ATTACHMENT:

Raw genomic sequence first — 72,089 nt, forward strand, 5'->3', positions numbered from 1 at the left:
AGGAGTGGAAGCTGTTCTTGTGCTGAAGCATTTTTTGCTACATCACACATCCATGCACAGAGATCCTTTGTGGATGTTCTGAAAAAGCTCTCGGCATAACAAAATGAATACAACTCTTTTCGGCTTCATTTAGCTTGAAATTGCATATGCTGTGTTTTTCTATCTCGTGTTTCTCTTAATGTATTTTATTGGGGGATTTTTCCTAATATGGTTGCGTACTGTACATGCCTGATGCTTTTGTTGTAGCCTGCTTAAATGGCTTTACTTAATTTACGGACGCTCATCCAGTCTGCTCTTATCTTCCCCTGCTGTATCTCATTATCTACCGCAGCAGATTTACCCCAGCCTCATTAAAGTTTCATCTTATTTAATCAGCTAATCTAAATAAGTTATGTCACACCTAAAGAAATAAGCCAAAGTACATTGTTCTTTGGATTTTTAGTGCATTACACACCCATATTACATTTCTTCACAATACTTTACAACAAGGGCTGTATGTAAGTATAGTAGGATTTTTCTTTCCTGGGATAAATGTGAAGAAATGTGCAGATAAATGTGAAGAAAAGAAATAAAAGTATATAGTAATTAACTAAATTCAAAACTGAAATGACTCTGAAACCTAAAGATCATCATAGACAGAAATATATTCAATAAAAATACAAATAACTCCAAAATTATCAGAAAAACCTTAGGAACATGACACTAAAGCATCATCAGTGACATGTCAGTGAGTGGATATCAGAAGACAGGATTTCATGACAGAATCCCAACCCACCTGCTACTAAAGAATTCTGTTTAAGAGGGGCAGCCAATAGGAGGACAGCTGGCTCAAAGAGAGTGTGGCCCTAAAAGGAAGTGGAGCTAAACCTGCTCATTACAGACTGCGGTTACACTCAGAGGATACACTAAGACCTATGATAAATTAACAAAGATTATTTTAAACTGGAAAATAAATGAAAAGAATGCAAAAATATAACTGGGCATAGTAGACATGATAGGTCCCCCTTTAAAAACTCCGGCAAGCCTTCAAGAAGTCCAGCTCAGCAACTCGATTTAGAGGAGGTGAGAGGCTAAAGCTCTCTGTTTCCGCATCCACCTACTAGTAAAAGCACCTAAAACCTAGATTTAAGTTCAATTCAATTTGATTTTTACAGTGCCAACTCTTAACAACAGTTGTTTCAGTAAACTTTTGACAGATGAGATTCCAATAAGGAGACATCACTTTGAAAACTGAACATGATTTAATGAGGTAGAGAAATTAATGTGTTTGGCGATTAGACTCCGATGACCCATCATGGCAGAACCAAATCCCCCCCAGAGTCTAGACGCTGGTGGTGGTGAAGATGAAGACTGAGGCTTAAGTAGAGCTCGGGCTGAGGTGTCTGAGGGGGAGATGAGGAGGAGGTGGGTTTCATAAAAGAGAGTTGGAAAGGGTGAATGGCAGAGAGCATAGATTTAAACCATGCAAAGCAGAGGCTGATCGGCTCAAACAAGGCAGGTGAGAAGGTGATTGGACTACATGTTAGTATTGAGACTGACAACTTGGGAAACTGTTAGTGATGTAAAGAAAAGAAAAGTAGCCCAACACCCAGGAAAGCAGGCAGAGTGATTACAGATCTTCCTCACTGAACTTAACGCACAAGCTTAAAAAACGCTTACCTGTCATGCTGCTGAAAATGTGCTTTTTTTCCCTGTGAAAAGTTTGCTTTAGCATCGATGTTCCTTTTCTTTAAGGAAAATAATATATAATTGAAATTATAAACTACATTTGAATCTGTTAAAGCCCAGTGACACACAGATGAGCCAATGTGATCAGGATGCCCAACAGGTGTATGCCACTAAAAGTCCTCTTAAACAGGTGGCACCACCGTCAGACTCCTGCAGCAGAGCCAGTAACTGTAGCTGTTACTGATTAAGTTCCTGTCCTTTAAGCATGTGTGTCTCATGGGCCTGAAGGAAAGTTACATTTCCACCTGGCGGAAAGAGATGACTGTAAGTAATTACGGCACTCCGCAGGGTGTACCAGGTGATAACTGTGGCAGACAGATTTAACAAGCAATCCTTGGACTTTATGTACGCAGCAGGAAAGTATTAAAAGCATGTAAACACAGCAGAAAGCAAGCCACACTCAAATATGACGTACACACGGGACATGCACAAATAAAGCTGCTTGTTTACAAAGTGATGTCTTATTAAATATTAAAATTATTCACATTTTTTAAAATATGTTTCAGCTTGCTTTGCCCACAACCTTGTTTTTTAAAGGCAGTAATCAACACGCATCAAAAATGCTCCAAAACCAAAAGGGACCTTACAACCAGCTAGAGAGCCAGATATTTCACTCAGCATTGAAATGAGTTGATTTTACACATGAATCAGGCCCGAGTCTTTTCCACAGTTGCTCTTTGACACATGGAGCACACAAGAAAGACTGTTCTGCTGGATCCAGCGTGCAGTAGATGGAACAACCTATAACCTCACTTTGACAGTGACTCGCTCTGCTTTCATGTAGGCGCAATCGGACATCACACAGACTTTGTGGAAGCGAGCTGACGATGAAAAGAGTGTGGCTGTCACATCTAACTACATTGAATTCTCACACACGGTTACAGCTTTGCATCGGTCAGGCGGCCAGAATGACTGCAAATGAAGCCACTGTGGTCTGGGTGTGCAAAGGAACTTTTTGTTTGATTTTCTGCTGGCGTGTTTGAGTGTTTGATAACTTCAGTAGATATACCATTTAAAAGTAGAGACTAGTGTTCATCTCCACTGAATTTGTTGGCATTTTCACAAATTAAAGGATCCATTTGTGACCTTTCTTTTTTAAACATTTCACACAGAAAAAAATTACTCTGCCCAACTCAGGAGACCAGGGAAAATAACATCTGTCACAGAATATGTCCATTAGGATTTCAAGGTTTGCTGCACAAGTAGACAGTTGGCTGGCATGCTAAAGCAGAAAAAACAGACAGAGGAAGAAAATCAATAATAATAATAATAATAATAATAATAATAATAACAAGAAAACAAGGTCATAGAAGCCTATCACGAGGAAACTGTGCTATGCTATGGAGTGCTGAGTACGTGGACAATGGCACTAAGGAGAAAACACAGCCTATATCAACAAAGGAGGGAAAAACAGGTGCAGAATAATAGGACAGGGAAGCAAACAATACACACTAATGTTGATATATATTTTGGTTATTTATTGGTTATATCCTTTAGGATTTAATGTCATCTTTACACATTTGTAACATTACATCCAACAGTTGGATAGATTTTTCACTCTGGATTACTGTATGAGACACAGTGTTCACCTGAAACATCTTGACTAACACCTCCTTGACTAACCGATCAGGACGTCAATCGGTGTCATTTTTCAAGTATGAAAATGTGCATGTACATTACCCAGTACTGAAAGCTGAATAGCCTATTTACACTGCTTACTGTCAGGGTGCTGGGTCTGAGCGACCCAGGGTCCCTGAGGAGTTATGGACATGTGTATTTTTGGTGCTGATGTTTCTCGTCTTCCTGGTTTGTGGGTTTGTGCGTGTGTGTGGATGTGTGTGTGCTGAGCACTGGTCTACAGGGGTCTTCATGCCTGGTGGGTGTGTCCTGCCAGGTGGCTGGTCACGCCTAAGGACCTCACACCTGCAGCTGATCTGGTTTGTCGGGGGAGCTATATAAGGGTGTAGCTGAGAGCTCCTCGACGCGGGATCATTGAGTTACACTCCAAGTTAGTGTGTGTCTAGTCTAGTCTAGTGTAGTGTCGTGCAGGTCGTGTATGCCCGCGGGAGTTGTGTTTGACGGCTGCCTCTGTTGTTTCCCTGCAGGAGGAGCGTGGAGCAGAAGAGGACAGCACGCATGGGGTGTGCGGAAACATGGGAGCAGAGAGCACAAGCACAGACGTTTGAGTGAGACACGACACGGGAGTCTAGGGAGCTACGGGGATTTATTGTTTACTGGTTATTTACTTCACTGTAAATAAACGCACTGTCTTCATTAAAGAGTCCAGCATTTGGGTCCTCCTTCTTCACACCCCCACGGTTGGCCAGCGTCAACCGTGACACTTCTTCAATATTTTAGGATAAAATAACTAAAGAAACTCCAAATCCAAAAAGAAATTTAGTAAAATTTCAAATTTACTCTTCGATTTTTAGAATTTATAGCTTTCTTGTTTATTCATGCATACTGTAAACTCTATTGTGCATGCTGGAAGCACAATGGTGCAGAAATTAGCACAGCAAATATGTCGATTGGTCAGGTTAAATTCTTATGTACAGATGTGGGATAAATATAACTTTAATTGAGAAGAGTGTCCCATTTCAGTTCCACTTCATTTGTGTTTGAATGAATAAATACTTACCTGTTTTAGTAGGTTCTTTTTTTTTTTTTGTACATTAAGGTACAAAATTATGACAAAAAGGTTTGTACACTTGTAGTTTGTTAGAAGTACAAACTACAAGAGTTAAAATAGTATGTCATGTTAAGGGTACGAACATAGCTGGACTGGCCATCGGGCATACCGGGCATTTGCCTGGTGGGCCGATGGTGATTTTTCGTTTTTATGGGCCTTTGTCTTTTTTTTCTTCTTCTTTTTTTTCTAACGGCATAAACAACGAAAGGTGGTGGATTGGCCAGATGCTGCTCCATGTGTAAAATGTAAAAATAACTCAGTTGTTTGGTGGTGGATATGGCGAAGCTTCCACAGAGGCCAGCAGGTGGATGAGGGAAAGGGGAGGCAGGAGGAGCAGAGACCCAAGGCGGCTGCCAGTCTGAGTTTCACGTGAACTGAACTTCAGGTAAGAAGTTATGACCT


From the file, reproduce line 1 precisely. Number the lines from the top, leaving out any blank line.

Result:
Raw genomic sequence first — 72,089 nt, forward strand, 5'->3', positions numbered from 1 at the left: